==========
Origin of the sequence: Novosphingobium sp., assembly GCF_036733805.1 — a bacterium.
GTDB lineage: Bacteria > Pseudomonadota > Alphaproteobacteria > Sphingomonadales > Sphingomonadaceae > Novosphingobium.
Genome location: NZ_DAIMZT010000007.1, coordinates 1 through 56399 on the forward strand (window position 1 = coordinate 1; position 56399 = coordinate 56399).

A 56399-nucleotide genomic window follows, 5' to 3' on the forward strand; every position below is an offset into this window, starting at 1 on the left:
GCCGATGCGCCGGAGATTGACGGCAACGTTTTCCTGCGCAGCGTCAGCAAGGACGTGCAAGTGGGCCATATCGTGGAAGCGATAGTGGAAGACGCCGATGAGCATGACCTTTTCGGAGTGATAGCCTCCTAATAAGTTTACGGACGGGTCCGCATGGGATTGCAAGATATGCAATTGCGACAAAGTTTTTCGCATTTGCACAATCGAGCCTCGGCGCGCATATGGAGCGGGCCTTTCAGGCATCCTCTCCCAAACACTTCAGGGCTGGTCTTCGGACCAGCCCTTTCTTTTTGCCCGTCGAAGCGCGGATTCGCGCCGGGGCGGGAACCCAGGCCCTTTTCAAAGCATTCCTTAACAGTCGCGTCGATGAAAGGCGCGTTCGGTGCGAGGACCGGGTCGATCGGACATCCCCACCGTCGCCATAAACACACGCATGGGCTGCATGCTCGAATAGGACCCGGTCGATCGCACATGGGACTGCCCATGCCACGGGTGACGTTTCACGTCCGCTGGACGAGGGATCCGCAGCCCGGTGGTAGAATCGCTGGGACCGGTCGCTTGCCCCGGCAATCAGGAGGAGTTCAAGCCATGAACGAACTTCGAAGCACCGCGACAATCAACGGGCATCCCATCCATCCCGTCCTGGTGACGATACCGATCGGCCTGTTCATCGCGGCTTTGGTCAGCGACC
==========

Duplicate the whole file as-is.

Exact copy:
Origin of the sequence: Novosphingobium sp., assembly GCF_036733805.1 — a bacterium.
GTDB lineage: Bacteria > Pseudomonadota > Alphaproteobacteria > Sphingomonadales > Sphingomonadaceae > Novosphingobium.
Genome location: NZ_DAIMZT010000007.1, coordinates 1 through 56399 on the forward strand (window position 1 = coordinate 1; position 56399 = coordinate 56399).

A 56399-nucleotide genomic window follows, 5' to 3' on the forward strand; every position below is an offset into this window, starting at 1 on the left:
GCCGATGCGCCGGAGATTGACGGCAACGTTTTCCTGCGCAGCGTCAGCAAGGACGTGCAAGTGGGCCATATCGTGGAAGCGATAGTGGAAGACGCCGATGAGCATGACCTTTTCGGAGTGATAGCCTCCTAATAAGTTTACGGACGGGTCCGCATGGGATTGCAAGATATGCAATTGCGACAAAGTTTTTCGCATTTGCACAATCGAGCCTCGGCGCGCATATGGAGCGGGCCTTTCAGGCATCCTCTCCCAAACACTTCAGGGCTGGTCTTCGGACCAGCCCTTTCTTTTTGCCCGTCGAAGCGCGGATTCGCGCCGGGGCGGGAACCCAGGCCCTTTTCAAAGCATTCCTTAACAGTCGCGTCGATGAAAGGCGCGTTCGGTGCGAGGACCGGGTCGATCGGACATCCCCACCGTCGCCATAAACACACGCATGGGCTGCATGCTCGAATAGGACCCGGTCGATCGCACATGGGACTGCCCATGCCACGGGTGACGTTTCACGTCCGCTGGACGAGGGATCCGCAGCCCGGTGGTAGAATCGCTGGGACCGGTCGCTTGCCCCGGCAATCAGGAGGAGTTCAAGCCATGAACGAACTTCGAAGCACCGCGACAATCAACGGGCATCCCATCCATCCCGTCCTGGTGACGATACCGATCGGCCTGTTCATCGCGGCTTTGGTCAGCGACC